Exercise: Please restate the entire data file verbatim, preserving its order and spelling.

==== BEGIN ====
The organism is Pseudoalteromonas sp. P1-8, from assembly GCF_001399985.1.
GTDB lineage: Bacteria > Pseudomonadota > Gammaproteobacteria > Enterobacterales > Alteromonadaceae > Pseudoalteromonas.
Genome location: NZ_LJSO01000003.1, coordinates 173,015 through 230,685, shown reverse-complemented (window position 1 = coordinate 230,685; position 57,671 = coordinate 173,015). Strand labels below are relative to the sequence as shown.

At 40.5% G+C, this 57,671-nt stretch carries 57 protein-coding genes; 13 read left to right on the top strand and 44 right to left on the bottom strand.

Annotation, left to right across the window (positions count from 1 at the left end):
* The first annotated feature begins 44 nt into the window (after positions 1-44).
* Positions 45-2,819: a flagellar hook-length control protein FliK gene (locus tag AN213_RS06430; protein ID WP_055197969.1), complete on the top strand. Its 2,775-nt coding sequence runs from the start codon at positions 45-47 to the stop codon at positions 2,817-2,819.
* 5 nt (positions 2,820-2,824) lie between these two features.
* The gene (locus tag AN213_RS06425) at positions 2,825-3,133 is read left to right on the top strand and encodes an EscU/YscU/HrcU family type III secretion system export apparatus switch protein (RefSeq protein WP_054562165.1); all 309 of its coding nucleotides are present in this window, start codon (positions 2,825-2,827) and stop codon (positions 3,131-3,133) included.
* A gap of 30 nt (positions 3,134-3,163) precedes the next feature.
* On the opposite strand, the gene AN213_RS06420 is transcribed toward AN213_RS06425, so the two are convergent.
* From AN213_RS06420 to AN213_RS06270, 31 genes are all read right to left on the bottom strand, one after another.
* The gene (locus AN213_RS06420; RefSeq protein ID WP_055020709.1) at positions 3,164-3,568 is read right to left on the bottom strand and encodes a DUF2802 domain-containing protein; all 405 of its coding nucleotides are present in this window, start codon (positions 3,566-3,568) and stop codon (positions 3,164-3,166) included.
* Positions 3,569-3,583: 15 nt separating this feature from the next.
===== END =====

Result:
The organism is Pseudoalteromonas sp. P1-8, from assembly GCF_001399985.1.
GTDB lineage: Bacteria > Pseudomonadota > Gammaproteobacteria > Enterobacterales > Alteromonadaceae > Pseudoalteromonas.
Genome location: NZ_LJSO01000003.1, coordinates 173,015 through 230,685, shown reverse-complemented (window position 1 = coordinate 230,685; position 57,671 = coordinate 173,015). Strand labels below are relative to the sequence as shown.

At 40.5% G+C, this 57,671-nt stretch carries 57 protein-coding genes; 13 read left to right on the top strand and 44 right to left on the bottom strand.

Annotation, left to right across the window (positions count from 1 at the left end):
* The first annotated feature begins 44 nt into the window (after positions 1-44).
* Positions 45-2,819: a flagellar hook-length control protein FliK gene (locus tag AN213_RS06430; protein ID WP_055197969.1), complete on the top strand. Its 2,775-nt coding sequence runs from the start codon at positions 45-47 to the stop codon at positions 2,817-2,819.
* 5 nt (positions 2,820-2,824) lie between these two features.
* The gene (locus tag AN213_RS06425) at positions 2,825-3,133 is read left to right on the top strand and encodes an EscU/YscU/HrcU family type III secretion system export apparatus switch protein (RefSeq protein WP_054562165.1); all 309 of its coding nucleotides are present in this window, start codon (positions 2,825-2,827) and stop codon (positions 3,131-3,133) included.
* A gap of 30 nt (positions 3,134-3,163) precedes the next feature.
* On the opposite strand, the gene AN213_RS06420 is transcribed toward AN213_RS06425, so the two are convergent.
* From AN213_RS06420 to AN213_RS06270, 31 genes are all read right to left on the bottom strand, one after another.
* The gene (locus AN213_RS06420; RefSeq protein ID WP_055020709.1) at positions 3,164-3,568 is read right to left on the bottom strand and encodes a DUF2802 domain-containing protein; all 405 of its coding nucleotides are present in this window, start codon (positions 3,566-3,568) and stop codon (positions 3,164-3,166) included.
* Positions 3,569-3,583: 15 nt separating this feature from the next.